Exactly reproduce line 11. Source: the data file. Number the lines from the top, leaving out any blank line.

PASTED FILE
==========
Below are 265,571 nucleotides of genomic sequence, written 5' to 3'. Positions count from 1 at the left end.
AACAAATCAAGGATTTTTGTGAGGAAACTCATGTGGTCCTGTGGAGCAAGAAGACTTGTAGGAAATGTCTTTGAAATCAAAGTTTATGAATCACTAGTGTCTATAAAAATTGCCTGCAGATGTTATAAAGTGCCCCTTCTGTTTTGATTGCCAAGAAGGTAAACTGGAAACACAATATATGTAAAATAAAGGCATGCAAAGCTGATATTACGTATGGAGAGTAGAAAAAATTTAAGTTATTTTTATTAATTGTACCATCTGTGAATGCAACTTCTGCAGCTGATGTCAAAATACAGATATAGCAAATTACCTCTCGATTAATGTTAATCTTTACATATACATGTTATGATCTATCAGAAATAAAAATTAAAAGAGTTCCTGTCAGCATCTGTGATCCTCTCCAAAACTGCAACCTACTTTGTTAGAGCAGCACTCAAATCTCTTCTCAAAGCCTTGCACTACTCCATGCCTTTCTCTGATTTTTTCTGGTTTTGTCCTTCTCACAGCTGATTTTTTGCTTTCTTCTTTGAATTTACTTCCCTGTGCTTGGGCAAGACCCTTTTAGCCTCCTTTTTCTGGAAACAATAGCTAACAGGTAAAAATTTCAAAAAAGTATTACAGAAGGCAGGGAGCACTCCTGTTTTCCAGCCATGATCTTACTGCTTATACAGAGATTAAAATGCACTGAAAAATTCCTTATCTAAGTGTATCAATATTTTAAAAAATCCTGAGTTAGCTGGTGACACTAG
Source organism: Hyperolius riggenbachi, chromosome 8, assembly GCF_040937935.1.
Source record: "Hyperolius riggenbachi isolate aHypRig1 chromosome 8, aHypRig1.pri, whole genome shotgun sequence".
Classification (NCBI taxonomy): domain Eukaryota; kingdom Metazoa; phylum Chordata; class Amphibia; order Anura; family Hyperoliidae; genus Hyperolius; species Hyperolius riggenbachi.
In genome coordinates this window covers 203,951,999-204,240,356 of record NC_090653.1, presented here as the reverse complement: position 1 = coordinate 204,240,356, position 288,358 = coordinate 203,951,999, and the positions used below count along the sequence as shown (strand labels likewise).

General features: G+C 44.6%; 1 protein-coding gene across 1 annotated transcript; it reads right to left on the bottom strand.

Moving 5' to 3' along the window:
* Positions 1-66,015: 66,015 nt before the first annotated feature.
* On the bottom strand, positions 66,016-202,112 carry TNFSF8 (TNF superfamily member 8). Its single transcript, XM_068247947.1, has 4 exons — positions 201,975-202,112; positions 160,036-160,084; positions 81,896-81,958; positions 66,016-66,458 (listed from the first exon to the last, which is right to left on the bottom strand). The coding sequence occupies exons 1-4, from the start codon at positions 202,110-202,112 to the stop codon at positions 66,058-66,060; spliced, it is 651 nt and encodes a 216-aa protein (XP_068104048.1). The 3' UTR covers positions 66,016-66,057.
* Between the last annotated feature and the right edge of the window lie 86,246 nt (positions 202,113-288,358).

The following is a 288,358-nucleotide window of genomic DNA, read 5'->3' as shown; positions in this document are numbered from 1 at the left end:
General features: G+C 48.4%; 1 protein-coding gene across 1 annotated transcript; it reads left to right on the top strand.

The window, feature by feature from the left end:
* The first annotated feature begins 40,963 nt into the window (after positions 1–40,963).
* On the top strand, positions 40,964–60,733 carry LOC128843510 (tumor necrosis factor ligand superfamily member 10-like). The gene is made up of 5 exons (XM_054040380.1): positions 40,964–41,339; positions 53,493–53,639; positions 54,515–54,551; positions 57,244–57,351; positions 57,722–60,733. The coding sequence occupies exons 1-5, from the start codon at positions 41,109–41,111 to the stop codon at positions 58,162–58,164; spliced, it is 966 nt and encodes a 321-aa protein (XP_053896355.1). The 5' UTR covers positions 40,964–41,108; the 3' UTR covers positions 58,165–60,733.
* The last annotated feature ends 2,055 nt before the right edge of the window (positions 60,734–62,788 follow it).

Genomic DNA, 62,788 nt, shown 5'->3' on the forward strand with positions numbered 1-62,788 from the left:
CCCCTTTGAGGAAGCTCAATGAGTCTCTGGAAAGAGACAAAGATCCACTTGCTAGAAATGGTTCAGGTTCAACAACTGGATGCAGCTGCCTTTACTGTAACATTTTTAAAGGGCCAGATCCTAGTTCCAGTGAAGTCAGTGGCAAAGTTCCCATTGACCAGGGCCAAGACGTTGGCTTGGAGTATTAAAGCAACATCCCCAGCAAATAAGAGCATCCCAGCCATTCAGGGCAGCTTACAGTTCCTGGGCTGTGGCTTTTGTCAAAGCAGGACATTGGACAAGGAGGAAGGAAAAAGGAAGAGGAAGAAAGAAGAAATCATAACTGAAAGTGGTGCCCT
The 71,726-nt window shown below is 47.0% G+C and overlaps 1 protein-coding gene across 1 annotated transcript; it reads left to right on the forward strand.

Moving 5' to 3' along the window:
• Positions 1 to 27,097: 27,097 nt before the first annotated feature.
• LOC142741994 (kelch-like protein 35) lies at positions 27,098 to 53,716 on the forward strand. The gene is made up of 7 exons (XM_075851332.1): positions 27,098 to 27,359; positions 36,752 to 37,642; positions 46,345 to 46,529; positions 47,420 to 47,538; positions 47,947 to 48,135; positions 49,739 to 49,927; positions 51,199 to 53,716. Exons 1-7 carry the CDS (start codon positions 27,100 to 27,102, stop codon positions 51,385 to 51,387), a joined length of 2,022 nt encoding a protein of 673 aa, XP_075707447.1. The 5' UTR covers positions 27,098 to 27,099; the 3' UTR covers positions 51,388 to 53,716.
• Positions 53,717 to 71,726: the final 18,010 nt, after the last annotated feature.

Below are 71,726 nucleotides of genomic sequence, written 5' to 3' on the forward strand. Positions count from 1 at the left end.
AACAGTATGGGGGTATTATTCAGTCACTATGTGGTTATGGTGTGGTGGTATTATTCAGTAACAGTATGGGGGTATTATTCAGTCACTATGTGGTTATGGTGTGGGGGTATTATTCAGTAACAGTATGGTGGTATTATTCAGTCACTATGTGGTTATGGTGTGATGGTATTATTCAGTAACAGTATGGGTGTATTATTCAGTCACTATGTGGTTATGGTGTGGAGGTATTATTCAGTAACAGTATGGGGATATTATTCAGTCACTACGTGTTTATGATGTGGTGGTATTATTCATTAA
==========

* Between the last annotated feature and the right edge of the window lie 86,246 nt (positions 202,113-288,358).